Salt Cedar (Tamarix spp.)
Salt cedar (Tamarix spp.)

Salt cedar

(Tamarix spp.)


  • Native to Northern Europe and temperate and tropical Asia.
  • Deciduous, shrubs or small trees.
  • Introduced to the western United States as an ornamental in the 1800’s.
  • Foliage is bright green, diamond shaped, scale-like, alternate, look like cedar foliage. Leafs turn colour in the fall.
  • Flowers are, small, pale pink to white.
  • Grows in many soil types but prefers fine-textured soils. It tolerates a wide range of soils, but is intolerant of shade. It mainly inhabits the riparian areas of waterbodies.
  • Reproduce by seed but can also sprout vegetatively from buried stem or branch pieces.
  • Produces 600,000 seeds per plant per year.
  • Produces massive quantities of tiny seeds which have a short viability but can germinate very quickly in a broad range of conditions.
  • Recorded sites in Nelson, Trail and Montrose.

Consequences of invasion

  • Creates large taproots which uptake vast amounts of water, up to 200 gallons per day.
  • The large taproot that this plant possesses allows it to reduce water tables and drains wetlands with its high water usage. This plant can interfere with the water cycle and increase the frequency, intensity and effect of fires and floods.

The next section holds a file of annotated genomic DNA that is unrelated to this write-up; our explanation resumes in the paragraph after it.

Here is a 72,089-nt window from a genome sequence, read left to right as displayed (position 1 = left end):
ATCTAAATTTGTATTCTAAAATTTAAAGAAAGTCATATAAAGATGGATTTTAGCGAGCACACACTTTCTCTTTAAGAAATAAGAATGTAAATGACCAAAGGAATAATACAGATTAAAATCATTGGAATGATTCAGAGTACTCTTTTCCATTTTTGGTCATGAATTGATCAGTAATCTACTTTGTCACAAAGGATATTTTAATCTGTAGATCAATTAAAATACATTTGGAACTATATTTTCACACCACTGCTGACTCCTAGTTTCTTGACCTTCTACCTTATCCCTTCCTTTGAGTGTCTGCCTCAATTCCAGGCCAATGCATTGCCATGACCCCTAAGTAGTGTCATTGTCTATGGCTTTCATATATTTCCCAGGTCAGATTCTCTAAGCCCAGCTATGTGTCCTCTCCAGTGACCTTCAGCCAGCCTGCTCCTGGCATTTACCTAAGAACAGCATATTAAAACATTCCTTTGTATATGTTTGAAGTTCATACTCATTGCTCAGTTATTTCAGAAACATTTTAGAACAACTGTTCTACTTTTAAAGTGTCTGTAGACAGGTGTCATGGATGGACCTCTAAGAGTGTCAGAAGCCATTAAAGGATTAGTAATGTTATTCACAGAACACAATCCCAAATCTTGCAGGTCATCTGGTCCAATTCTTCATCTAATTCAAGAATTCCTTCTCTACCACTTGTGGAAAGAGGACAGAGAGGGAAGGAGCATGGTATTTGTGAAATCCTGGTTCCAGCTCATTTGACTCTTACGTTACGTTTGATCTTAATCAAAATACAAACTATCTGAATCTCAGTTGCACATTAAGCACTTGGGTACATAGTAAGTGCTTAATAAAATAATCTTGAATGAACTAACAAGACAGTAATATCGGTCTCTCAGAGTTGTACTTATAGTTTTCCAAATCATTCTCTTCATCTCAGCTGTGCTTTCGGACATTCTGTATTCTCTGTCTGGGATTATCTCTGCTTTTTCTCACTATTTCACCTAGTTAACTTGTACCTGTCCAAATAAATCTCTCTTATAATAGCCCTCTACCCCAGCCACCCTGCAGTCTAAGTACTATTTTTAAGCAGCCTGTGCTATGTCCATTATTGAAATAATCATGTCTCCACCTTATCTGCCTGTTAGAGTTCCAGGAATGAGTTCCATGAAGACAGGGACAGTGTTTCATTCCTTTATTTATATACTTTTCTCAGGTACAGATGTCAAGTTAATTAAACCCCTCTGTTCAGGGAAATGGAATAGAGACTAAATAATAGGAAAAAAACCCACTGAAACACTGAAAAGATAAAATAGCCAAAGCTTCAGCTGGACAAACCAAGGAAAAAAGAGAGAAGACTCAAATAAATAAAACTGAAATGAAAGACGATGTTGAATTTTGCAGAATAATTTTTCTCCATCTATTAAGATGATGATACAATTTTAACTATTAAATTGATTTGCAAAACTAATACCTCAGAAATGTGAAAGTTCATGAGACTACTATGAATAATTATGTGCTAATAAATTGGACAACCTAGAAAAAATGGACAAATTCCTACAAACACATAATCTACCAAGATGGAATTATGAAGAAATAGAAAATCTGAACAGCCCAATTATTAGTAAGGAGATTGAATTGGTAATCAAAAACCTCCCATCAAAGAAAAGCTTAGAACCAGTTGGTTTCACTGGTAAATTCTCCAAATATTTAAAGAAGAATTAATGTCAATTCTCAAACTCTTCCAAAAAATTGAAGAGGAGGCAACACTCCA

• Invades streambanks, lakeshores and wetlands.
  • It crowds out native species.
  • It creates deposits of salt, damaging the quality of the soil it inhabits.
  • It is estimated that the presence of saltcedar in western United States will cost between $7 and $16 billion US dollars in lost ecosystem function over the next 55 years!

Integrated Pest Management Options

  • Select a non-invasive alternative such as, common juniper (Juniperus communis) instead of salt cedar for your restoration project or water garden. Additional options can be found in the Invasive Species Council of Manitoba 2012 Grow Me Instead guide.
  • Avoid accidentally introducing non-native plants to surrounding water bodies by installing water gardens a safe distance away. Ensure water gardens are not allowed to overflow to wetlands, streams or rivers.
  • Properly dispose of garden and yard waste by double bagging and disposing of it at your local landfill.
  • Prevent plants from spreading from existing populations by washing vehicles, boots and animals that have been in infested areas.
  • Report plants infestations found in remote locations.
  • Mowing, chaining, ripping and bulldozing have been found to be unsuccessful due to extreme re-growth. The only known effective treatment is chemical control.

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